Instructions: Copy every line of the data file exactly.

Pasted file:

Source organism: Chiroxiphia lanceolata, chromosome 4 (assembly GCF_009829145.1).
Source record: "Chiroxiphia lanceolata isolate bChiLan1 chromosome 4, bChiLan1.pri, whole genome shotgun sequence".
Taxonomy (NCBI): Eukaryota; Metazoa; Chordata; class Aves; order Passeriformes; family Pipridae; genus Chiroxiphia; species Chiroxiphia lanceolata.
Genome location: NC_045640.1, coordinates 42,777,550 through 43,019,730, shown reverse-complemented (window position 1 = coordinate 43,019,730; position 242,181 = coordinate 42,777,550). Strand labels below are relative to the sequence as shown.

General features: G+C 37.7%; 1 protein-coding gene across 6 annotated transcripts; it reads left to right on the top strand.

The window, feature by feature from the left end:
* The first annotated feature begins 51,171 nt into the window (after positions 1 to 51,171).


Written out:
Source organism: Chiroxiphia lanceolata, chromosome 4 (assembly GCF_009829145.1).
Source record: "Chiroxiphia lanceolata isolate bChiLan1 chromosome 4, bChiLan1.pri, whole genome shotgun sequence".
Taxonomy (NCBI): Eukaryota; Metazoa; Chordata; class Aves; order Passeriformes; family Pipridae; genus Chiroxiphia; species Chiroxiphia lanceolata.
Genome location: NC_045640.1, coordinates 42,777,550 through 43,019,730, shown reverse-complemented (window position 1 = coordinate 43,019,730; position 242,181 = coordinate 42,777,550). Strand labels below are relative to the sequence as shown.

General features: G+C 37.7%; 1 protein-coding gene across 6 annotated transcripts; it reads left to right on the top strand.

The window, feature by feature from the left end:
* The first annotated feature begins 51,171 nt into the window (after positions 1 to 51,171).